And one should not forget that virtually all of the top Russian chessplayers were involved in assisting Spassky during his preparation: Karpov played secret training matches with Spassky, Tal as well as Petrosian, Keres, Smyslov wrote detailed confidential memos about Fischer's strengths and weaknesses. Some of these have only recently surfaced from Russian archives. Here are quotes from a selection of these memos.

Tal: ”In the Sicilian Defence Fischer, as a rule, sticks to well-tried systems when playing White. These are the Sozin variation (2…Sc6 and 5…d6), the Rauzer Attack, and the Dragon variation – systems with g3 (I think that 5.Nb5 can be dismissed) against the Paulsen variation. The only variation in which Fischer does not always stick to the same moves is his favourite 2…d6 and 5…a6. Also 6.Bc4, 6.h3, and 6.Bg5. Perhaps, the American should be »sounded out« – 24 games provide enough time for that.

Fischer's reaction to 1…c6 appears to be not to impressive. In any case, the system he used against Petrosian ought not to be too dangerous. Also, in my view, his reaction to 3…Nf6 in the Ruy Lopez (he used 6. Bg5 at a tournament in the USA) can hardly be a potent argument against this system.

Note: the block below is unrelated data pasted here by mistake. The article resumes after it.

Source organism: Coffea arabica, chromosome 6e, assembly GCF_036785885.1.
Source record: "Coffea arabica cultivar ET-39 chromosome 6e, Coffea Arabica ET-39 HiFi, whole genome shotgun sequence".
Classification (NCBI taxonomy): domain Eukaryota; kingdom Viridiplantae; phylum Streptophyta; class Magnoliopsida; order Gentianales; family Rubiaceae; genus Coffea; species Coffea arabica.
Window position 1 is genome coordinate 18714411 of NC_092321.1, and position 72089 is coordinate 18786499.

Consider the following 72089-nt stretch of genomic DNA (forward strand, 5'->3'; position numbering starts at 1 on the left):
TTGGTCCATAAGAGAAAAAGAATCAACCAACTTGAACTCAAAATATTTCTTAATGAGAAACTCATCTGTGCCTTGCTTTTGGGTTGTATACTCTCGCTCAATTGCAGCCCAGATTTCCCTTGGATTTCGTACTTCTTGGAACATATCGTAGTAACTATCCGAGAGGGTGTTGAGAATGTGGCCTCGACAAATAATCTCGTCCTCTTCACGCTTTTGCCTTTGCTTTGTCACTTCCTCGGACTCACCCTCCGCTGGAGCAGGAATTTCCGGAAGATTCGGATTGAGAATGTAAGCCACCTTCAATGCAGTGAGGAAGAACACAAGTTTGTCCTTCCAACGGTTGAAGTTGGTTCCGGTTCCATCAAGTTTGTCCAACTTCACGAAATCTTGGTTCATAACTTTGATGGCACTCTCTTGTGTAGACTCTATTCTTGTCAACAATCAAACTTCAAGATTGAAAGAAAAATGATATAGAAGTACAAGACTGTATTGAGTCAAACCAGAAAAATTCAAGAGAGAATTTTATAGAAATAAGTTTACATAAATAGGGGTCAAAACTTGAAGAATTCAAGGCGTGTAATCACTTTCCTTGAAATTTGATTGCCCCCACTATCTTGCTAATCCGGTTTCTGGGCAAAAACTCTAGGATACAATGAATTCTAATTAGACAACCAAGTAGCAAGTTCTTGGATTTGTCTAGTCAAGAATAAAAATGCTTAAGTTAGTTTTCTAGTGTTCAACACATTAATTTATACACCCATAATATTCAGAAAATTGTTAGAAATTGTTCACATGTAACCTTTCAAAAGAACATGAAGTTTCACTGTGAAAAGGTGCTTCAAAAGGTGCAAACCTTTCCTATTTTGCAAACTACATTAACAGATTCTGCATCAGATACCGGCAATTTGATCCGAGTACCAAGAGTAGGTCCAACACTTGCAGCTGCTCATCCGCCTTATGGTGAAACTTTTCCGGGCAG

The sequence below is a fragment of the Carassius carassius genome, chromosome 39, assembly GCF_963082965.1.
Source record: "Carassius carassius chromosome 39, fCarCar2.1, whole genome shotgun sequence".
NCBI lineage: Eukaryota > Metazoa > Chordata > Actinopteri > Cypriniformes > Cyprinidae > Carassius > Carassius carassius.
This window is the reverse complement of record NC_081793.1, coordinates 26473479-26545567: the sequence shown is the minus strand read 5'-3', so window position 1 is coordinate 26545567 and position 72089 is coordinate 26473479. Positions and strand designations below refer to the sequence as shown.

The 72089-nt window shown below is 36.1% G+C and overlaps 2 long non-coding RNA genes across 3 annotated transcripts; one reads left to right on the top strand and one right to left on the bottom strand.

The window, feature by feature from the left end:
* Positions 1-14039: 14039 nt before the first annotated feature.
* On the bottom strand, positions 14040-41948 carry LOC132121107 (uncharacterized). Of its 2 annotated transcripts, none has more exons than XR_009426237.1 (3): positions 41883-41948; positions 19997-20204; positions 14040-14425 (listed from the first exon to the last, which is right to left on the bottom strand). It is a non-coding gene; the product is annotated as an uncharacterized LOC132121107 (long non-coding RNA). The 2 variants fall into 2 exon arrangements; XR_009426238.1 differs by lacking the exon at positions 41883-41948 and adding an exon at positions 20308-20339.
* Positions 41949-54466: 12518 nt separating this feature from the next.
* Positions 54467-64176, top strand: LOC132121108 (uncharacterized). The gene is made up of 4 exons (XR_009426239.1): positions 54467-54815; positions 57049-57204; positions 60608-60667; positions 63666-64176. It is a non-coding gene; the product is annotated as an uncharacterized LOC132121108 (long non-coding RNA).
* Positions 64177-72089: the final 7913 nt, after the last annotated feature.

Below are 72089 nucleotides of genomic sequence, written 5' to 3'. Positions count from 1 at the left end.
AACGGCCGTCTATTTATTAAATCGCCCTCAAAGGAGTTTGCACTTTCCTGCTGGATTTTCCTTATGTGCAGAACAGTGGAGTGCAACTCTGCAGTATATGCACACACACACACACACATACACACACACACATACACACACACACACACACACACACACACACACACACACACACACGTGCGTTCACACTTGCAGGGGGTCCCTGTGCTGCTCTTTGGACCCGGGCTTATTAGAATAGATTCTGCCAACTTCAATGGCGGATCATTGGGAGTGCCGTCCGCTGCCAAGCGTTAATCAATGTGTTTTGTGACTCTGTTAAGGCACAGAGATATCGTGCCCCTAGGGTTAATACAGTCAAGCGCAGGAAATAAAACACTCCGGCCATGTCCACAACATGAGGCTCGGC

If it were possible to divert Fischer from his favourite system in the Sicilian Defence, Spassky's task would be greatly facilitated. I am sure that you are exploring ways to do so (for instance, 6.Bg5 and 6.Be2 – Geller).

I would like to draw your attention to the sequence of moves 1.e4 c5 2.Nf3 d6 3.Nc3. In the two games known to me Fischer did not play 3…Nf6. Against Kurajica (Zagreb 1970) he continued 3…Na6, and in a lightning chess tournament against me he played 3…e5. In both games Fischer's opening position was dubious. Perhaps he doesn’t like 4. e5?”


(a) The Sicilian Defence with 2…d6 and 5…a6 is currently going through a serious crisis in the case of both 6.Be2 and 6.Bg5. It is a matter of taste which plan is to be preferred and perfected.

(b) Against the King's Indian Defence and the Grunfeld Defence, systems must be chosen that give White a pawn preponderance in the center.

(c) In reply to 1.e4 practically any opening can be used against Fischer with the exception of 1…e5 (the Ruy Lopez). (d) Fischer has to be »raced« through many openings playing both White and Black.